After various exploits unite them, Yen teaches the boys the five-tigers-become-one style from a book she's been carrying. This unique fighting style will allow the brothers to pool their attributes and become an invincible fighting unit -- as they'll have to be to defeat the Flying Dragons' master, the man who killed their father.
Observing the style in practice just might inspire doubt in general audiences.
For all that Master Lung (Tien Fung) is a villainous bastard, I couldn't help urging him to go for the legs during the climactic battle. But I suppose that you have to accept the premise that the legs of Blacksmith Gao, who forms the base of the formation, are so strong that Lung could not hope to topple him and his brothers. Wuxia stories often require such leaps of faith, but since we're dealing with fantasy movies it's not exactly an insult to the intelligence to indulge Brothers Five in its whimsies. The show is so lighthearted overall, so akin in its high spirits to the old Hollywood swashbucklers, that you can't hold anything against it. But you can definitely admire the dynamic exuberance of Lo Wei's direction and the infectious good nature of the six protagonists. Cheng Pei-pei naturally steps aside often to let the brothers do their stuff, but her authority is never in doubt, and when she tells Lung that she won't interfere in the climactic fight, you can't help feeling that she could deal with the villain quite nicely on her own, Lady Hermit style.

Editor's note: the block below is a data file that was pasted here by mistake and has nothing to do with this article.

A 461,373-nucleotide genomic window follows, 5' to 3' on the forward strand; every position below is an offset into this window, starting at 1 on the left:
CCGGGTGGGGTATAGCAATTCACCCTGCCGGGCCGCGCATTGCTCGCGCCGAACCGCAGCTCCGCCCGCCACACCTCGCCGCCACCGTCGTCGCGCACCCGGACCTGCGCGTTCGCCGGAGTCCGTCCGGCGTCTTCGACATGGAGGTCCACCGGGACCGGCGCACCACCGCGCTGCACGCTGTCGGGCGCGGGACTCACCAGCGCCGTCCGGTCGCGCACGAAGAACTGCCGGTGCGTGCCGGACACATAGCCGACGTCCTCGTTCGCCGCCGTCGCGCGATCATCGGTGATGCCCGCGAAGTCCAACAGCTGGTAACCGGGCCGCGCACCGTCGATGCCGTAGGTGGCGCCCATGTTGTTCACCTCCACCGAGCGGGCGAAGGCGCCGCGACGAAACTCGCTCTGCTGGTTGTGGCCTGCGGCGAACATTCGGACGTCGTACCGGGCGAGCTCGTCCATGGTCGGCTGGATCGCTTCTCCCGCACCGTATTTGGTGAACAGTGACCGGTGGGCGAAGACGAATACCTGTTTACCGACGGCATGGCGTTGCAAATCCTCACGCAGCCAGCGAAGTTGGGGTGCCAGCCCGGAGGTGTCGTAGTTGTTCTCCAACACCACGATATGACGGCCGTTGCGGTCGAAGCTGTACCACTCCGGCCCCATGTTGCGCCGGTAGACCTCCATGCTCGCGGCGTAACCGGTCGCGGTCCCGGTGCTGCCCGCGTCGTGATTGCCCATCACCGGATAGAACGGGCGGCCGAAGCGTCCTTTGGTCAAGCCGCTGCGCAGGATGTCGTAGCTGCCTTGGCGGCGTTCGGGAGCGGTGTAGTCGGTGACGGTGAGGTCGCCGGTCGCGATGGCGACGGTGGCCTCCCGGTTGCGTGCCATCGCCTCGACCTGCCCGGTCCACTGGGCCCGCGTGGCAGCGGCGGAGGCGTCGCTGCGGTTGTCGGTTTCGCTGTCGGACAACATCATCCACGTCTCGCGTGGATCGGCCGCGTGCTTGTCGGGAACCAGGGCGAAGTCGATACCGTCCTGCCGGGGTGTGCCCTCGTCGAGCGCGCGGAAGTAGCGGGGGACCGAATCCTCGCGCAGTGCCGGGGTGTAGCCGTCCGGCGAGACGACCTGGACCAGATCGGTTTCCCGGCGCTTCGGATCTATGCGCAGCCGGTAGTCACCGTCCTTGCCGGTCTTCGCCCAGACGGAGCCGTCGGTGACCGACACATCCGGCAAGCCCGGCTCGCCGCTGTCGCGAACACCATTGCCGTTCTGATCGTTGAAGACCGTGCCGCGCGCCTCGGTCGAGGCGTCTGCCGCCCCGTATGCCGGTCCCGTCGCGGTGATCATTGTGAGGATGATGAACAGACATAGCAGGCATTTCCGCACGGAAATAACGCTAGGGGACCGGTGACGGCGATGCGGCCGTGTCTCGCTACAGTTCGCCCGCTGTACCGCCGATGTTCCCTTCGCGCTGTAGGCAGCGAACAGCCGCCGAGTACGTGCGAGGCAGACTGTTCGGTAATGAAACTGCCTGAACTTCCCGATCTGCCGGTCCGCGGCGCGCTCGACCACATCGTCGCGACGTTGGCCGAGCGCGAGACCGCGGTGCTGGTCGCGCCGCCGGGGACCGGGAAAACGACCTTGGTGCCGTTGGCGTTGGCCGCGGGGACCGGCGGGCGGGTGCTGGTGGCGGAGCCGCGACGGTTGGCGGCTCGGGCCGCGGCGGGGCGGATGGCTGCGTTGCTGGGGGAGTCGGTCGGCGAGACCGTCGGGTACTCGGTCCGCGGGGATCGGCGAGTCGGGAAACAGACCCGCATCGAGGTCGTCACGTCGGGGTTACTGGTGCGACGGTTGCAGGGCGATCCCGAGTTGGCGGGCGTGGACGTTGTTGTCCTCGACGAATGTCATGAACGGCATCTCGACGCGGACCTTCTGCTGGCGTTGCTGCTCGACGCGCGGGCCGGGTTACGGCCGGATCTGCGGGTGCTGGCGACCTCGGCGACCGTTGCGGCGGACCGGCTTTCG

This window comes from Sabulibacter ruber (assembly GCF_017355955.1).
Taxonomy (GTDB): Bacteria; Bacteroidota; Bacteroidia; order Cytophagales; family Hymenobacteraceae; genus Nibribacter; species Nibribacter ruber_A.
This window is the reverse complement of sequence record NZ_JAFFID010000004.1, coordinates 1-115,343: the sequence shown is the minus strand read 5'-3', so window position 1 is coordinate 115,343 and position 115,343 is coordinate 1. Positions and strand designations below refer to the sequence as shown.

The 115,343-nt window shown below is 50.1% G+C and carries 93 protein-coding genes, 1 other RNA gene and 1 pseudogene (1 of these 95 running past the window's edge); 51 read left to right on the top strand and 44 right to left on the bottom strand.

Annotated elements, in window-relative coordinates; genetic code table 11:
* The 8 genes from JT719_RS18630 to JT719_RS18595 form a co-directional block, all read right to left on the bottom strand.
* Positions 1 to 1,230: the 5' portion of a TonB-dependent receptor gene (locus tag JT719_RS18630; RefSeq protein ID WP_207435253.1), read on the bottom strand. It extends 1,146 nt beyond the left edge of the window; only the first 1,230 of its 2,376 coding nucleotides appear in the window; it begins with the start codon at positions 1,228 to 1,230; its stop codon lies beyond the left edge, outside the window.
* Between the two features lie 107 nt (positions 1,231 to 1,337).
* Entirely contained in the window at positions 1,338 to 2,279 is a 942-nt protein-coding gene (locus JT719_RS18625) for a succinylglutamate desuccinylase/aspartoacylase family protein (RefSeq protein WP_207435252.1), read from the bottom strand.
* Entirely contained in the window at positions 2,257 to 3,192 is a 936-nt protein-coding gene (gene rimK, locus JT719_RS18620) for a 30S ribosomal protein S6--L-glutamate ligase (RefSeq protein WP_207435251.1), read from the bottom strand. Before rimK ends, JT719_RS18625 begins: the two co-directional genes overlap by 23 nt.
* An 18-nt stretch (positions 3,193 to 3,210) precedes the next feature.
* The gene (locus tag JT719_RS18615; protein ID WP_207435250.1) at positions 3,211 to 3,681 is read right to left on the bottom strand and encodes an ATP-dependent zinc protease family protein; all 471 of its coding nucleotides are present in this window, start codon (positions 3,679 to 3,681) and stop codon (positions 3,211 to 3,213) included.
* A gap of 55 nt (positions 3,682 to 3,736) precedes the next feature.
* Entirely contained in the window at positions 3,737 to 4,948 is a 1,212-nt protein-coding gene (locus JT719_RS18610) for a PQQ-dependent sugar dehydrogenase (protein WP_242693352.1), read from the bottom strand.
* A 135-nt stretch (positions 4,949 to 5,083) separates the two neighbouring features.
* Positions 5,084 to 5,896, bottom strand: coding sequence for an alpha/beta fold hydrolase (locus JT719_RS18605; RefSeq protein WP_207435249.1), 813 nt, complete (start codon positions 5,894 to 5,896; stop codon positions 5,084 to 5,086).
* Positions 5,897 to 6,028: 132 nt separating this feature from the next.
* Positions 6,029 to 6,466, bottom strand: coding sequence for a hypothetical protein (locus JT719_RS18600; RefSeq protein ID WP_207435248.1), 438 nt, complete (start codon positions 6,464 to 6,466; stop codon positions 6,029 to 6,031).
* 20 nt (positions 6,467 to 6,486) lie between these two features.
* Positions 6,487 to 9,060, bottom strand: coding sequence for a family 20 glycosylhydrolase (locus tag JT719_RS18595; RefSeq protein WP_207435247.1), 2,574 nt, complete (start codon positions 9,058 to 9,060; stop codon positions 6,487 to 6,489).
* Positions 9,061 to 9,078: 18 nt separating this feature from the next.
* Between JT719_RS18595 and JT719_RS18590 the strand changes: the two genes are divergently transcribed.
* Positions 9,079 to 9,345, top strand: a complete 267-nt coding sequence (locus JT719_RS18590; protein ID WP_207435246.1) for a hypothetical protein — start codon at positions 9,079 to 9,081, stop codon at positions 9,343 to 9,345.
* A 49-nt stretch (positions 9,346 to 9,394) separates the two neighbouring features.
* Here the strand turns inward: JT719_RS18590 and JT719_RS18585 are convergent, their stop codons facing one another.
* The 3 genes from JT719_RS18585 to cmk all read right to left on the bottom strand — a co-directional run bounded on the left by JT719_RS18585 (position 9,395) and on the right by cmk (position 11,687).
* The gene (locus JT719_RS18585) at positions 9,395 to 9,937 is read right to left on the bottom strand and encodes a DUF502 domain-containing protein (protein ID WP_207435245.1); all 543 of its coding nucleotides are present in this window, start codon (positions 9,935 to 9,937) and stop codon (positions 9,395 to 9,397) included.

Lo Wei often keeps his frame busy by having stuntmen circle a hero or heroine, as seen from inside the circle with Cheng Pei-pei (above) or from a bird's-eye view (below).
If you're looking for intense emotions, virtuoso fighting or extreme violence, Brothers Five may not satisfy, but if you can have fun watching charismatic people beat each other up in a fantastic setting, you can have a lot of fun with this picture. Films like these may have played in American grindhouses, but they really kept the spirit of the old Saturday matinees alive.